v. 1, McGraw-Hill Book Co., New York.

SNEDDON, I. N., 1951, Fourier Transforms,

McGraw-Hill Book Co., Inc., New York.

STEIN, N. and HILCHIE, D. W., 1972,

Estimating the Maximum Producing Rate

Possible from Friable Sandstones without

using Sand Control, J. Petr. Tech.,

Sept., pp. 1157-1160.

TIMOSHENKO, S. and GOODIER, J. N., 1951,

Theory o_fElasticity (Second Edition),

McGraw-Hill Book Co., New York.

TIXIER, M.P., LOVELESS, G. W., and

ANDERSON, R. A., 1975, Estimation of

Formation Strength from the Mechanical

Properties Log, J. Petr. Tech., March,

pp. 283-293.

WEIDLER, J. B., Jr. and PASLAY, P. R.,

1970, Constitutive Relations for Inelastic

Granular Medium, . Engr. Mech., Div.

ASCE, v. 96, pp. 395-406.

4A3-6

APPENDIX A - CIRCULAR DISK AT CONSTANT PRESSURE IN

AN UNLIMITED ELASTIC MEDIUM

We consider a disk of radius R and thickness 2h

raised to a uniform pressure p. The disk is part of

an unlimited homogenous isotropic poroelastic med-

ium. We follow a method given by Timoshenko and

Goodier (1951) to obtain a solution near r = 0.

A particular solution of (4) for displacements

u. can be written as

u i = ,i (A-i)

where

V2 = CmP, C = /2G (A-2) m

We consider a uniform pressure field of the form

p = const., if 0 < r < R, I zl < h

p = 0, otherwise (A-3)

In the present problem, = (r,z) and by the method

of Hankel transfor!n_(Seddon, 1951), we find that

(r,z) = (z) Jo (r) d (A-4)

o

where

CR [-h

= 3 cosh z- 1] Ji(R), [z[ < h

Cm9 sinh h J1 (R), > h

The displacements can be obtained in integral form

from (A-4) using (A-i) and the stresses follow from

equation (3). The displacements u and u and the

stresses o and o are continuou at [z = h as

required. Zince t stresses and displacements

approach zero as r + and ]z[ + , the particular

solution is the complete solution for this problem.

The integrals in the solution can be expressed

in terms of elliptic integrals and numerical tabula-

tions are available (Eason et al., 1955). We do

not pursue this here since our main interest is the

neighborhood of r = 0 where the completion is

located. The stresses obtained can be considered

as corrections to the in-situ stresses in this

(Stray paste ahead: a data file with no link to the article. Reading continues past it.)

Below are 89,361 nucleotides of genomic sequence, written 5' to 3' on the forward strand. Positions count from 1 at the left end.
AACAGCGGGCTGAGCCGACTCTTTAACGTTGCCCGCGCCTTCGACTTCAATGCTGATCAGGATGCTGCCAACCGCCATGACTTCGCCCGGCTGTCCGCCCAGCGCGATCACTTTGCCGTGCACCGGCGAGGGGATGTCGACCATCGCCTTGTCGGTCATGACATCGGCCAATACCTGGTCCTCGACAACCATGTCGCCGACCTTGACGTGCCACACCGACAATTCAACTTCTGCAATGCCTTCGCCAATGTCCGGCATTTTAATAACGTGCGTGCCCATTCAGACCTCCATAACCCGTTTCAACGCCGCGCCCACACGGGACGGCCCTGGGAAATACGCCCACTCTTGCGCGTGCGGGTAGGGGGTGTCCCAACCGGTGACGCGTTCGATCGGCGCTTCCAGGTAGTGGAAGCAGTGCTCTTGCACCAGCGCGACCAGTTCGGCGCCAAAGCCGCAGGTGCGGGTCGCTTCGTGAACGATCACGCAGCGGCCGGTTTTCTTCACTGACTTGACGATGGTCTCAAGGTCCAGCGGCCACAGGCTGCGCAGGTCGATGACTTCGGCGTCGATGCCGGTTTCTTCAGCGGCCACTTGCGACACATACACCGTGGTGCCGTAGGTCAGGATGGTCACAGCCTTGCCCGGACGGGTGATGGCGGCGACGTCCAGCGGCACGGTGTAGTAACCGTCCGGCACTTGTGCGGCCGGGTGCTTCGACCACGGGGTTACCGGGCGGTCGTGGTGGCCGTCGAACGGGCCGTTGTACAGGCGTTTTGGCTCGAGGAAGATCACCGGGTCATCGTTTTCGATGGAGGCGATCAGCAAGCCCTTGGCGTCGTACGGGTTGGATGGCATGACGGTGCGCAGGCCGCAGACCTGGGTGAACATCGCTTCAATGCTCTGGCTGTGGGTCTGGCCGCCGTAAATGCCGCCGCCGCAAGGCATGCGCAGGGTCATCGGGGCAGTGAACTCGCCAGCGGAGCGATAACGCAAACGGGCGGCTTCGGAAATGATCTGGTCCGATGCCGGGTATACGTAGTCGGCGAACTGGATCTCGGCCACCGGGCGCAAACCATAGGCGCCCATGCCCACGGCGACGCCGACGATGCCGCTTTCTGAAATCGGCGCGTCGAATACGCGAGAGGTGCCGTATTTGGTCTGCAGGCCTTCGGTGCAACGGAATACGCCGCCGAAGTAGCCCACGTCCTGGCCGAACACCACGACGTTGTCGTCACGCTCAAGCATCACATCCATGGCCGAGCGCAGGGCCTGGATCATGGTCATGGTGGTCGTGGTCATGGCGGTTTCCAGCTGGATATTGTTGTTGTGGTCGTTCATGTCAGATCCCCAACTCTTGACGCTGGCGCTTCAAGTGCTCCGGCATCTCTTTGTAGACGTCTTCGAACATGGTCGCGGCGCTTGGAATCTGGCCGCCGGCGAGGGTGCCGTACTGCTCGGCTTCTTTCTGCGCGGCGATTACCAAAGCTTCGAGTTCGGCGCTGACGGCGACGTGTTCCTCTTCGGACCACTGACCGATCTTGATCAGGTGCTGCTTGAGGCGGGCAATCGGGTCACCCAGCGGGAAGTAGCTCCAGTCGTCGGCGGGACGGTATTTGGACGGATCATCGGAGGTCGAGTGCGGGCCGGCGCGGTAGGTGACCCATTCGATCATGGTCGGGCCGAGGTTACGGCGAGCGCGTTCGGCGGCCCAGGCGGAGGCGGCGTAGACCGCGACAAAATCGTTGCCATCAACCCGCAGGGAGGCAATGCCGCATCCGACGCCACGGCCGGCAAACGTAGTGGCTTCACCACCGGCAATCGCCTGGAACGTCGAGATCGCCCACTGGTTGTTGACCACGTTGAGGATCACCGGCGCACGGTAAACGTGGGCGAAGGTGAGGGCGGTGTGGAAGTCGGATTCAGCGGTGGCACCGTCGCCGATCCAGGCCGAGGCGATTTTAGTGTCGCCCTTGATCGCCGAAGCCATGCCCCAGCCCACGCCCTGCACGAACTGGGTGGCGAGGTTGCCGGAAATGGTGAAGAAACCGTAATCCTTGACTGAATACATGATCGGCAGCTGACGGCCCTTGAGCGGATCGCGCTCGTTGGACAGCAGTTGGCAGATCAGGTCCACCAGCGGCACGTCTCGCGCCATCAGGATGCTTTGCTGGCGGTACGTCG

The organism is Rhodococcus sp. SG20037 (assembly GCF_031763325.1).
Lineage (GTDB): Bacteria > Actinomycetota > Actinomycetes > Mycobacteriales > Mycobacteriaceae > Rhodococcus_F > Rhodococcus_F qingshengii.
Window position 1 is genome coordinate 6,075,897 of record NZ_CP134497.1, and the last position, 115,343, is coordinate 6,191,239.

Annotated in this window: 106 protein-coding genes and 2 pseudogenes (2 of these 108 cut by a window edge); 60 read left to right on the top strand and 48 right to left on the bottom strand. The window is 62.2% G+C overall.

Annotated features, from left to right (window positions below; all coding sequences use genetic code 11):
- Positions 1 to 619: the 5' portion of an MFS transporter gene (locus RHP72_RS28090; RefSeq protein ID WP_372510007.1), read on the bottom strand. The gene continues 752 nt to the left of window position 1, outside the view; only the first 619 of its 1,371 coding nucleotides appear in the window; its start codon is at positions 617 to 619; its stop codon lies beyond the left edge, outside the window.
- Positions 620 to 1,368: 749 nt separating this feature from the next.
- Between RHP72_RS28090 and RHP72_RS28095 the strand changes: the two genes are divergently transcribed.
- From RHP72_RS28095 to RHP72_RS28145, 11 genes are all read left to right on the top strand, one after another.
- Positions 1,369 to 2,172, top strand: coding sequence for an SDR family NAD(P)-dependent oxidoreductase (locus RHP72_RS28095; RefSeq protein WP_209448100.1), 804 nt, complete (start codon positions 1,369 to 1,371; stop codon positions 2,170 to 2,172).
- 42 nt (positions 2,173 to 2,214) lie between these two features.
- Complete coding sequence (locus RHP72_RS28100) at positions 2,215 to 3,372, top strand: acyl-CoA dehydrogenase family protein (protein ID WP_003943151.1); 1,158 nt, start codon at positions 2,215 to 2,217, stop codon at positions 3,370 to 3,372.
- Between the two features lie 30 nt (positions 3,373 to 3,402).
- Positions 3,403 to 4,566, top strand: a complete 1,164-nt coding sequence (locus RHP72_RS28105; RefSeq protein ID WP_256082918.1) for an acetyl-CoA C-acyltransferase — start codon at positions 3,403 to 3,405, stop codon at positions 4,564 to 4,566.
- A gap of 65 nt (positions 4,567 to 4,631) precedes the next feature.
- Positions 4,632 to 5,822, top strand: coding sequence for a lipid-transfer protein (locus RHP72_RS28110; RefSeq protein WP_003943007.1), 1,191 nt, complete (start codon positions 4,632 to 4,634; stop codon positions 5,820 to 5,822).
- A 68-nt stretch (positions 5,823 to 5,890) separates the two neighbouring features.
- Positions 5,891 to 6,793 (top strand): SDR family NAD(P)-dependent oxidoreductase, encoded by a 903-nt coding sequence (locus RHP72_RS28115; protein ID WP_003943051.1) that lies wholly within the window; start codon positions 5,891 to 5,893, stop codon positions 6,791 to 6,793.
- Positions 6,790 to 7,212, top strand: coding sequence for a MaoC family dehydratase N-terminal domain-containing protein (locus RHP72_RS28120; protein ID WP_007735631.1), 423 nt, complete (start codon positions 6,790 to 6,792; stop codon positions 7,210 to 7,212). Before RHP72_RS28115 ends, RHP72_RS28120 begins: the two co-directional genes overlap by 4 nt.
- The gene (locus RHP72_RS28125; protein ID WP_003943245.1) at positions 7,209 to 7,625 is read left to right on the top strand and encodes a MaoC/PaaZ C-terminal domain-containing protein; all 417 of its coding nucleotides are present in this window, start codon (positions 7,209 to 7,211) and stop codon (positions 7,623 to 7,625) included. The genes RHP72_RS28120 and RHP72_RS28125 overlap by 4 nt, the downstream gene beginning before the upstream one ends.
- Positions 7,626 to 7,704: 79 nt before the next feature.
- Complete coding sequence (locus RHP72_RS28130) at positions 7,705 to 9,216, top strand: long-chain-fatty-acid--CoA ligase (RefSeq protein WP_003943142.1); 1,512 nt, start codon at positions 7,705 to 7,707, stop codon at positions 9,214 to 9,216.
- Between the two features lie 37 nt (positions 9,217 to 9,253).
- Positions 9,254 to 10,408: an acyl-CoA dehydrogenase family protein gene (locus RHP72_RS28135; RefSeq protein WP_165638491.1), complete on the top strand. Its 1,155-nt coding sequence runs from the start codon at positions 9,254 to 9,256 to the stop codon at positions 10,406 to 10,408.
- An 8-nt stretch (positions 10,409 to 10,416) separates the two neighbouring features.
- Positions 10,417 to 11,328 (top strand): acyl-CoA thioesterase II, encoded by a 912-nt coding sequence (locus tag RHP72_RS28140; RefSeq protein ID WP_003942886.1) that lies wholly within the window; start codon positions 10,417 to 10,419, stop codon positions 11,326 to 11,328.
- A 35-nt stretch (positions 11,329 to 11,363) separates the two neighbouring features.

region. On expanding the Bessel functions about

r = 0 and evaluating known integrals, we obtain

the following approximate expressions for change in

stresses:

^

o = o e =-up [1- 1 r i f (z) ]

^ 1

= - - uP f (z)

z 2

where

h+z h-z

f (z) = 2 +

2[(h+z) + R2] 1/2 2[(h-z) 2 + R2] 1/2

with an error of the form

(: if h > R

(A-6)*

*The symbol g (x) means that g (x)/x - constant as

For a thin reservoir (h << R), (A-5) reduces to

r 2R

(A-7)

In this case, pressure depletion hs a significant

effect on the horizontal stresses _ and om^,but

a negligible effect on the %ertical'stressUo . This

z

is reasonable since expansion can readily occur

vertically, but not horizontally.

The limiting case of a thick disk also can be

considered and the plane strain solution is obtain-

ed. Also, it is possible to include the effect of "

a free surface without essential difficulty. The

effect of radially variable pressure can be consi-

dered by means of the Duhamel integral. Alter-

natively, the effect of variable pressure and a

free surface can be treated by the method of

Green's function as done by Geertsma (1973) for an

infinitesimally thin disk.

4A3-7

750 I

500

250

PARABOLIC

C :500

1/3

1/3 1/2

.1

3

LINEAR

To= 50, a= 1.0

To:100, a :0.8

TRIAXIAL TEST

X COMPRESSION

'1- EXTENSION

COLLAPSE TEST

AXIAL PRESS.

RADIAL PRESS.

o I I

o 500 lOOO

J"-I KG/CM2

Fig. 1 - Experimental data (Material A) of Antheunis et al. (1976) interpreted by elasticity theory

and the extended Mises yield function.

Pw

1.0

0.5 i

1.0 S./Sv

0.9

I

0.5

.5

C/Sv

Fig. 2 - Dimensionless yield pressure versus dimensionless strength for a hemispherical perforation

umder the parabolic (Murrell) yield functiom (q 0, - 0.2).

4A3-8

1.0

Pw

0.5

Sv

1.0 Sm/Sv

m

mmmm mmmm m mmm m m

m m m m mmm mmmm mmm m m m

m m

o

o 0.5 1.o 1.5

C/Sv

Fig. 3 - Dimensionless yield pressure versus dimensionless strength for a long cylindrical perforation

under the parabolic (Hurtell) yield function (q = O, = 0.2).

1.0

Pw

0.5

Sv

1.0: S./Sv _,4 I 1.6

mm m mm ,

0'70

0.$

o

o 0.5 1.o 1.5

C/Sv

Fig. 4 - Dimensionless yield pressure versus dimensionless strength for an open hole completion under

the parabolic (Murrell) yield function (q = O, v - 0.2).

4A3-g